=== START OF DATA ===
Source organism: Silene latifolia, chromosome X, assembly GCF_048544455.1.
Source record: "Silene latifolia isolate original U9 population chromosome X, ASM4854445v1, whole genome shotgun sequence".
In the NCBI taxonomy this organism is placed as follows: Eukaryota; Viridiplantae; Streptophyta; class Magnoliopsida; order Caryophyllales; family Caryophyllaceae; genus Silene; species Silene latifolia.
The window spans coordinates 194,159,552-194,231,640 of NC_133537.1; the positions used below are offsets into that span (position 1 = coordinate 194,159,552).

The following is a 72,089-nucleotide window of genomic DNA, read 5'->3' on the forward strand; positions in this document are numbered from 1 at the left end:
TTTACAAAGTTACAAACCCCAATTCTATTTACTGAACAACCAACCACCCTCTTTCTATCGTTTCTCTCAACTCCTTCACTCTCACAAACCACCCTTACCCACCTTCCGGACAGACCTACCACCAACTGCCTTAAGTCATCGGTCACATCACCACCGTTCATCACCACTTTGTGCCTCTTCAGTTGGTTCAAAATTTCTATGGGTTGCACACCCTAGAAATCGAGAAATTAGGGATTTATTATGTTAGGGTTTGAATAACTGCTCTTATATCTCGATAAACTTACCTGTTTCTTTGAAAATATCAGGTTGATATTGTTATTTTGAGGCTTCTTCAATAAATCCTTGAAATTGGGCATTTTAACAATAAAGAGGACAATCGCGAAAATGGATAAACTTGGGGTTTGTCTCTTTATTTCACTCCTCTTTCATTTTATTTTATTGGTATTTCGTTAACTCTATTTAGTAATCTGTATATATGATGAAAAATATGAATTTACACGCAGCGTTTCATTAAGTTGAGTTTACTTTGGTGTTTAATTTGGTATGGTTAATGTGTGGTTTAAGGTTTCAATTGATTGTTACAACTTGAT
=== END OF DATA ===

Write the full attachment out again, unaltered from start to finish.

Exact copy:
Source organism: Silene latifolia, chromosome X, assembly GCF_048544455.1.
Source record: "Silene latifolia isolate original U9 population chromosome X, ASM4854445v1, whole genome shotgun sequence".
In the NCBI taxonomy this organism is placed as follows: Eukaryota; Viridiplantae; Streptophyta; class Magnoliopsida; order Caryophyllales; family Caryophyllaceae; genus Silene; species Silene latifolia.
The window spans coordinates 194,159,552-194,231,640 of NC_133537.1; the positions used below are offsets into that span (position 1 = coordinate 194,159,552).

The following is a 72,089-nucleotide window of genomic DNA, read 5'->3' on the forward strand; positions in this document are numbered from 1 at the left end:
TTTACAAAGTTACAAACCCCAATTCTATTTACTGAACAACCAACCACCCTCTTTCTATCGTTTCTCTCAACTCCTTCACTCTCACAAACCACCCTTACCCACCTTCCGGACAGACCTACCACCAACTGCCTTAAGTCATCGGTCACATCACCACCGTTCATCACCACTTTGTGCCTCTTCAGTTGGTTCAAAATTTCTATGGGTTGCACACCCTAGAAATCGAGAAATTAGGGATTTATTATGTTAGGGTTTGAATAACTGCTCTTATATCTCGATAAACTTACCTGTTTCTTTGAAAATATCAGGTTGATATTGTTATTTTGAGGCTTCTTCAATAAATCCTTGAAATTGGGCATTTTAACAATAAAGAGGACAATCGCGAAAATGGATAAACTTGGGGTTTGTCTCTTTATTTCACTCCTCTTTCATTTTATTTTATTGGTATTTCGTTAACTCTATTTAGTAATCTGTATATATGATGAAAAATATGAATTTACACGCAGCGTTTCATTAAGTTGAGTTTACTTTGGTGTTTAATTTGGTATGGTTAATGTGTGGTTTAAGGTTTCAATTGATTGTTACAACTTGAT